INVESTIGATING OFFICERS from the Office of Fair Trading (OFT) arrive unannounced at your reception desk with a warrant to search your office and seize documents. Many businesses that have been raided will be familiar with this scene. Although typically not at dawn, the investigations will be conducted at the start of the business day when companies are least prepared.
It is important to understand that the OFT has wide-ranging powers to investigate suspected breaches of competition law. For example, the OFT can: send written requests for documents, enter premises (and in certain circumstances, directors’ domestic premises), with or without a warrant and without notice, take copies or extracts of documents which they consider relate to any matter relevant to the investigation, and require electronic information to be provided in a readable form in which it can be taken away.
The OFT also enjoys enhanced powers of investigation (including requiring employees to answer questions and the seizing of original documents) when conducting a criminal investigation under the cartel offence.
Companies have a duty to co-operate with the investigation and there are fines for negligently supplying incorrect or misleading information or incomplete documents.
To be prepared for an unannounced visit from the OFT, companies should adopt compliance measures including:
• Compiling a dawn raid manual to ensure that staff are aware of their legal obligations and how to deal with officials in the event of a dawn raid. Staging mock inspections is a useful way to train employees;
• Marking communications with lawyers as “legally privileged” so that legal privileged documents are easy to identify and can be withheld from inspection during a dawn raid
• Using email appropriately across the firm
OFT’s new investigation procedures
Over the years the OFT has received criticism over the lack of transparency, robustness of and time taken to reach decisions. In an effort to address these concerns, the government launched a public consultation in March 2012 to push through improvement to the current administrative system.
On 16 October 2012 the OFT launched a revised guide on its procedures for investigating suspected antitrust breaches. The guidance does not cover the OFT’s investigations under the cartel offence or director disqualification order proceedings.
It is only concerned with administrative investigations under the Competition Act 1998. The new measures include more publicity early on, a separation between the investigative and decision-making roles and strengthened procedural rights during an investigation.
The OFT will publish Case Opening Notices on its website in order to improve transparency. The Notice will set out the basic details of the investigation, including the administrative timetable of the case. Although the OFT has confirmed that the names of parties will only be published in exceptional circumstances, names are likely to be added later on in the investigation if the OFT decides to issue a Statement of Objections (provisional infringement finding) against the parties.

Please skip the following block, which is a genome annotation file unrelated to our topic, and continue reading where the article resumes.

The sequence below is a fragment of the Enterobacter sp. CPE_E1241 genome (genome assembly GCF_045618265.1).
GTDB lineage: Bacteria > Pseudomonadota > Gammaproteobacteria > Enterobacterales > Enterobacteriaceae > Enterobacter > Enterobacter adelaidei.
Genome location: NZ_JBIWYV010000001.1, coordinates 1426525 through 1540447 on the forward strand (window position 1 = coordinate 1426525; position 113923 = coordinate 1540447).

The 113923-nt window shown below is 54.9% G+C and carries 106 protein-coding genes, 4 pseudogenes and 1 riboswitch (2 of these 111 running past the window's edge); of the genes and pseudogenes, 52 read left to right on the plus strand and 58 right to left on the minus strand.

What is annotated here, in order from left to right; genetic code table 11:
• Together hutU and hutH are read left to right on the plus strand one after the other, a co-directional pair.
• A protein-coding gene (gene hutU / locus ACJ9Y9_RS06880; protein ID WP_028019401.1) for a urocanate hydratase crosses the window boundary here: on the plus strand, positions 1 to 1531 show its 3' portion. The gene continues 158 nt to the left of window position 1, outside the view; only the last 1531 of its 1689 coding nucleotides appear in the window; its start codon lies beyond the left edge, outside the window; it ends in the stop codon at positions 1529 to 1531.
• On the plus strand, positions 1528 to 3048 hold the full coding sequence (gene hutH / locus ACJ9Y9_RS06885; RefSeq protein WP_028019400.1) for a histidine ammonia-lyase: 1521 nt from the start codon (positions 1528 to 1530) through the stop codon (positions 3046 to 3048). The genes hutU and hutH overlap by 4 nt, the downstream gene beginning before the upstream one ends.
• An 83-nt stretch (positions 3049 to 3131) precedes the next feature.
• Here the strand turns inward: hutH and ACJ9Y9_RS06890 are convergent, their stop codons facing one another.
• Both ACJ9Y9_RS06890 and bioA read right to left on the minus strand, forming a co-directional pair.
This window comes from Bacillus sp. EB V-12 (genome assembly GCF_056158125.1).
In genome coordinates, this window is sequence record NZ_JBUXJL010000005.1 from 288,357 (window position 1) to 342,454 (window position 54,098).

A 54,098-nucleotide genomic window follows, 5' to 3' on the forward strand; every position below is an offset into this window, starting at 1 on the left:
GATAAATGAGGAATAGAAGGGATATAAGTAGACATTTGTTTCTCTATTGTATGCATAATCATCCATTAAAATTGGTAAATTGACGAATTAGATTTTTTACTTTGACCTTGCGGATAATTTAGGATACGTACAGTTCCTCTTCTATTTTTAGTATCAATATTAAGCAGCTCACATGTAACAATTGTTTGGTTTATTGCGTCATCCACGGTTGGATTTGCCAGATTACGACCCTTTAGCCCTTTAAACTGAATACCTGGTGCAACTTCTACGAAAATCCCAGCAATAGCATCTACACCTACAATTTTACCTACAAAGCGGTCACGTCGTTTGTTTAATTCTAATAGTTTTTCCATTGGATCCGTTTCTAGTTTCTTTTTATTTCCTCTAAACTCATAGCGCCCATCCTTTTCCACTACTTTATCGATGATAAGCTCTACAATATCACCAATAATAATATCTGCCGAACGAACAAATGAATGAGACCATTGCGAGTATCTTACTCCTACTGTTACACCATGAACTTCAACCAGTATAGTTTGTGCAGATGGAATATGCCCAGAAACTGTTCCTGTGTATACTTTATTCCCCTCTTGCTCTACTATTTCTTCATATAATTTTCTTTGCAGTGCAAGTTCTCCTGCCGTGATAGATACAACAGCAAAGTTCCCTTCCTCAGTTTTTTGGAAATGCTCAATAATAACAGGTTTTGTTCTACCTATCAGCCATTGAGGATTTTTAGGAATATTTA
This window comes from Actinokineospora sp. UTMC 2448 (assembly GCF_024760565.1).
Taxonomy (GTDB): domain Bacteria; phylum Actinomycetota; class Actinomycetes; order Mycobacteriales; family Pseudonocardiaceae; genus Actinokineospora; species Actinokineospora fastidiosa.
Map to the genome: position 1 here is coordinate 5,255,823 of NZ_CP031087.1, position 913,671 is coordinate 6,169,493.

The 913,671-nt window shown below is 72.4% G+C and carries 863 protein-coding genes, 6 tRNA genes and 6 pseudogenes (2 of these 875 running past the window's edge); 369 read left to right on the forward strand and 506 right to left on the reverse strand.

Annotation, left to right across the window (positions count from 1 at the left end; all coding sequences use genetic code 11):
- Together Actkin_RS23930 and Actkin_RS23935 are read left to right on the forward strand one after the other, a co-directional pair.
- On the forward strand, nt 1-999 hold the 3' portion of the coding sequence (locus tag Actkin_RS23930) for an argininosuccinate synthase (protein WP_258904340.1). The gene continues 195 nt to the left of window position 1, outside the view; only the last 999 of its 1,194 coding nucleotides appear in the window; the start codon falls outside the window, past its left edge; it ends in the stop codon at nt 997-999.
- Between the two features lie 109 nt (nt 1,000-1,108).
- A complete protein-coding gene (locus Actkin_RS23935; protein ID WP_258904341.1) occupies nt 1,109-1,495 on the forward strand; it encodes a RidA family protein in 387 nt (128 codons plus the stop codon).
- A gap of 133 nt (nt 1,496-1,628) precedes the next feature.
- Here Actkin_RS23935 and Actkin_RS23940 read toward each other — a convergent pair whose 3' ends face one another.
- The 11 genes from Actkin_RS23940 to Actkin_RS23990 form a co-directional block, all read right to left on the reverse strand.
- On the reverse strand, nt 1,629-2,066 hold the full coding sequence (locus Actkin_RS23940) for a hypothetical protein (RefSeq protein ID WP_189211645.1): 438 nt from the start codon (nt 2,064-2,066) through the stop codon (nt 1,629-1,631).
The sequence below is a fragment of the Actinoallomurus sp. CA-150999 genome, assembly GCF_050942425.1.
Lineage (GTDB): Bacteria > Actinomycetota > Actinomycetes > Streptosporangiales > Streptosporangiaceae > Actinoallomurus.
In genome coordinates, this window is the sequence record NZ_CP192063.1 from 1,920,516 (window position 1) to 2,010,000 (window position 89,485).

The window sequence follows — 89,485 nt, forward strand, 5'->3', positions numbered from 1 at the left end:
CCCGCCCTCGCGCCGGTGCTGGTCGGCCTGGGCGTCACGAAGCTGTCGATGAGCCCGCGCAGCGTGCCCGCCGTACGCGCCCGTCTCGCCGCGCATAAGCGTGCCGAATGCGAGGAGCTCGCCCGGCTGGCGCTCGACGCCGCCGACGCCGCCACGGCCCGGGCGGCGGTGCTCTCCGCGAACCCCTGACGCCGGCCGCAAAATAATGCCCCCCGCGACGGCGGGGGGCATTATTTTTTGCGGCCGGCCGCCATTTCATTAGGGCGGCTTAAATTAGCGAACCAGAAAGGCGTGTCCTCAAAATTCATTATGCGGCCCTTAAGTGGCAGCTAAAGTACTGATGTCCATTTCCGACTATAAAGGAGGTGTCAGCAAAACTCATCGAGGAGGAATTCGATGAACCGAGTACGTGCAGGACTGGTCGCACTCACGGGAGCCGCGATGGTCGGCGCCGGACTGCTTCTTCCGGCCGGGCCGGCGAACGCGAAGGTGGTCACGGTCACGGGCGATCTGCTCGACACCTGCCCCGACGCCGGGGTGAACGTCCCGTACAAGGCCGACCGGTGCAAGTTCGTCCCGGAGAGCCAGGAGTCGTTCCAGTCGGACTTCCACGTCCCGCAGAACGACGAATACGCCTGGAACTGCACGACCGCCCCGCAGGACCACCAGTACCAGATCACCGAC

A new three-person Case Decision Group (CDG), consisting of senior staff who have not already been involved in the investigation, will decide upon whether the evidential burden for establishing a competition infringement has been met and for taking final decisions on liability and the appropriate amount of any penalty. To date, decisions have been made by the same person managing the inquiry. The ability for parties under investigation to have their case reviewed by a fresh pair of eyes is a welcome development. The CDG will not have responsibility for settlements, commitments from the parties and interim measures decisions.
The OFT has also adopted a number of checks and balances to strengthen procedural rights during an investigation and improve the robustness of decisions. There will be increased access to the decision makers with more “interactive oral hearings” and additional “state of play” meetings. This is expected to assist the CDG in obtaining a fuller understanding of the parties’ case.
Finally, the OFT has extended the role of the Procedural Adjudicator to resolve procedural disputes until the new Competition and Markets Authority takes office, bringing it more in line with that of a hearing officer in EU cartel cases.. It is expected that this will result in the swifter resolution of procedural disputes during the investigation.
Other changes involve providing parties with a draft penalty statement setting out the key elements relevant to the calculation of the penalty. Parties will have the opportunity to comment on the calculation of the penalty in advance of any final infringement decision. Although parties have always had the opportunity to comment on the Statement of Objections which includes the penalty calculation, it is thought that introducing this at a later stage than the Statement of Objections will ensure that issues of liability and penalty are considered separately. A separate oral hearing on penalty will also be offered.
Caroline Hobson is a partner at CMS Cameron McKenna